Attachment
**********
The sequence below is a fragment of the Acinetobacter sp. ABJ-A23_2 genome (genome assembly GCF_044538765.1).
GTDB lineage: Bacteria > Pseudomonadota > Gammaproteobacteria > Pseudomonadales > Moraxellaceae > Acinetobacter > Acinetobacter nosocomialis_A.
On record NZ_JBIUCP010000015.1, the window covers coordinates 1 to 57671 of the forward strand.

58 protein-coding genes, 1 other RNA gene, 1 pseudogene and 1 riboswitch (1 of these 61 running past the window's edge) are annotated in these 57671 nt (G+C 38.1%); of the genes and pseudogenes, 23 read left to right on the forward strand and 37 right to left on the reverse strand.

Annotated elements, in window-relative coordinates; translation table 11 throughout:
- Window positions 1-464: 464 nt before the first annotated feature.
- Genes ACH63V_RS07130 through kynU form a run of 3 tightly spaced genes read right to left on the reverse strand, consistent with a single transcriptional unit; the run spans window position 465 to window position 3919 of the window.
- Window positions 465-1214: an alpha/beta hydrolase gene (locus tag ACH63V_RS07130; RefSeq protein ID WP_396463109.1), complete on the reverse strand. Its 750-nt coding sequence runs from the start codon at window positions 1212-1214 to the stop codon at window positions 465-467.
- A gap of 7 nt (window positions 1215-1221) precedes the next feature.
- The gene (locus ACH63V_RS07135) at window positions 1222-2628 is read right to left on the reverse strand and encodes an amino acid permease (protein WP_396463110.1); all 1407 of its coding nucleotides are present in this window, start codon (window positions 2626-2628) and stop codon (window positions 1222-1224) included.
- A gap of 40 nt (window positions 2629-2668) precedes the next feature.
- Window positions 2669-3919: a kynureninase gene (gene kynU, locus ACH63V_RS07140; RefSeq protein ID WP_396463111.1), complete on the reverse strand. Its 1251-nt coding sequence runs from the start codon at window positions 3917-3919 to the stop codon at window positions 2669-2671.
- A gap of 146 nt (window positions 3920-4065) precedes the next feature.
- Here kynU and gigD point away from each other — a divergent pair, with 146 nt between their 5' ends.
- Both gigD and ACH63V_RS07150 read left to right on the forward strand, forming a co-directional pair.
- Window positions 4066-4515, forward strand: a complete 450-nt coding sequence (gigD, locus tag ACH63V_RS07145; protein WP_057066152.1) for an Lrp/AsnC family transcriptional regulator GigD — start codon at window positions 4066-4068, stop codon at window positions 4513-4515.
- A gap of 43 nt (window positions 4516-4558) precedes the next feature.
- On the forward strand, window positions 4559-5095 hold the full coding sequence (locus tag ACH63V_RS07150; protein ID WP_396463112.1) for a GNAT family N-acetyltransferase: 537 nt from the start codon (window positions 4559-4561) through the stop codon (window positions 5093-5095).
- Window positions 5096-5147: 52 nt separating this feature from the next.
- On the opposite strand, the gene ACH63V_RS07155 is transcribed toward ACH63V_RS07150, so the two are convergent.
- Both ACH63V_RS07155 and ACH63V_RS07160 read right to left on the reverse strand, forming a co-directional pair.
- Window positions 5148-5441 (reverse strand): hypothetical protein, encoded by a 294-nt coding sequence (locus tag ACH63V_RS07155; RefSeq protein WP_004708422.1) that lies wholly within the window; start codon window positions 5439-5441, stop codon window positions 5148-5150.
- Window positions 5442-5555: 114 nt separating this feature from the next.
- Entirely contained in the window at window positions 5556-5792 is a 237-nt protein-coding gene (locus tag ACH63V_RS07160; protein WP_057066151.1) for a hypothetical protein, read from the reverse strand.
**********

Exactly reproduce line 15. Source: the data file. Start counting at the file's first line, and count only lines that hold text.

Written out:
- Both gigD and ACH63V_RS07150 read left to right on the forward strand, forming a co-directional pair.